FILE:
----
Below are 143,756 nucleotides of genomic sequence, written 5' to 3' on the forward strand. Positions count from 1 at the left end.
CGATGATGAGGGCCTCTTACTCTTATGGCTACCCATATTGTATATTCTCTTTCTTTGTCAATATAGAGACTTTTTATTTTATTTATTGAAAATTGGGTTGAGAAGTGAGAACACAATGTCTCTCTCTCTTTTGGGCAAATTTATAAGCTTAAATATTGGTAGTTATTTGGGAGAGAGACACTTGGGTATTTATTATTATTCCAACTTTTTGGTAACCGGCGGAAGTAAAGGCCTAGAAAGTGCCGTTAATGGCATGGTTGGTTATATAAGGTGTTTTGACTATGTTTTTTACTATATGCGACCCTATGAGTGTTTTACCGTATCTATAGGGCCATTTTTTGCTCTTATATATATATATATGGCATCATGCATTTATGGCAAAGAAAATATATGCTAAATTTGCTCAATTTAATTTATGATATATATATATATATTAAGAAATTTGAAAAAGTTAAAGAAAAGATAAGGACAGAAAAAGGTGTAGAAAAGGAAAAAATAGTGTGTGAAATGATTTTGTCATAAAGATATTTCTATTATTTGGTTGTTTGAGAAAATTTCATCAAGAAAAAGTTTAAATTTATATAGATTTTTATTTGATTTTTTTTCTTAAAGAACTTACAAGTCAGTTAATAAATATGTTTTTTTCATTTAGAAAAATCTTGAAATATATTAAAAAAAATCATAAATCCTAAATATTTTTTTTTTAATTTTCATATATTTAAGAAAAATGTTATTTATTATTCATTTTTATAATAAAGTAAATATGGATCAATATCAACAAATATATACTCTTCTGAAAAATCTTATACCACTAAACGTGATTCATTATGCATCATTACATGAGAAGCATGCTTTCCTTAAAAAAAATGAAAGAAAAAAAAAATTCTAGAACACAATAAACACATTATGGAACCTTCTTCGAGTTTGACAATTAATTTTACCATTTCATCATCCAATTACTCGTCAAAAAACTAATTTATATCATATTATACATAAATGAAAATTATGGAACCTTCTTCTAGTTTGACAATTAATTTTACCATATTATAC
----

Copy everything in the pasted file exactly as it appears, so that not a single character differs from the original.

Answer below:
Below are 143,756 nucleotides of genomic sequence, written 5' to 3' on the forward strand. Positions count from 1 at the left end.
CGATGATGAGGGCCTCTTACTCTTATGGCTACCCATATTGTATATTCTCTTTCTTTGTCAATATAGAGACTTTTTATTTTATTTATTGAAAATTGGGTTGAGAAGTGAGAACACAATGTCTCTCTCTCTTTTGGGCAAATTTATAAGCTTAAATATTGGTAGTTATTTGGGAGAGAGACACTTGGGTATTTATTATTATTCCAACTTTTTGGTAACCGGCGGAAGTAAAGGCCTAGAAAGTGCCGTTAATGGCATGGTTGGTTATATAAGGTGTTTTGACTATGTTTTTTACTATATGCGACCCTATGAGTGTTTTACCGTATCTATAGGGCCATTTTTTGCTCTTATATATATATATATGGCATCATGCATTTATGGCAAAGAAAATATATGCTAAATTTGCTCAATTTAATTTATGATATATATATATATATTAAGAAATTTGAAAAAGTTAAAGAAAAGATAAGGACAGAAAAAGGTGTAGAAAAGGAAAAAATAGTGTGTGAAATGATTTTGTCATAAAGATATTTCTATTATTTGGTTGTTTGAGAAAATTTCATCAAGAAAAAGTTTAAATTTATATAGATTTTTATTTGATTTTTTTTCTTAAAGAACTTACAAGTCAGTTAATAAATATGTTTTTTTCATTTAGAAAAATCTTGAAATATATTAAAAAAAATCATAAATCCTAAATATTTTTTTTTTAATTTTCATATATTTAAGAAAAATGTTATTTATTATTCATTTTTATAATAAAGTAAATATGGATCAATATCAACAAATATATACTCTTCTGAAAAATCTTATACCACTAAACGTGATTCATTATGCATCATTACATGAGAAGCATGCTTTCCTTAAAAAAAATGAAAGAAAAAAAAAATTCTAGAACACAATAAACACATTATGGAACCTTCTTCGAGTTTGACAATTAATTTTACCATTTCATCATCCAATTACTCGTCAAAAAACTAATTTATATCATATTATACATAAATGAAAATTATGGAACCTTCTTCTAGTTTGACAATTAATTTTACCATATTATAC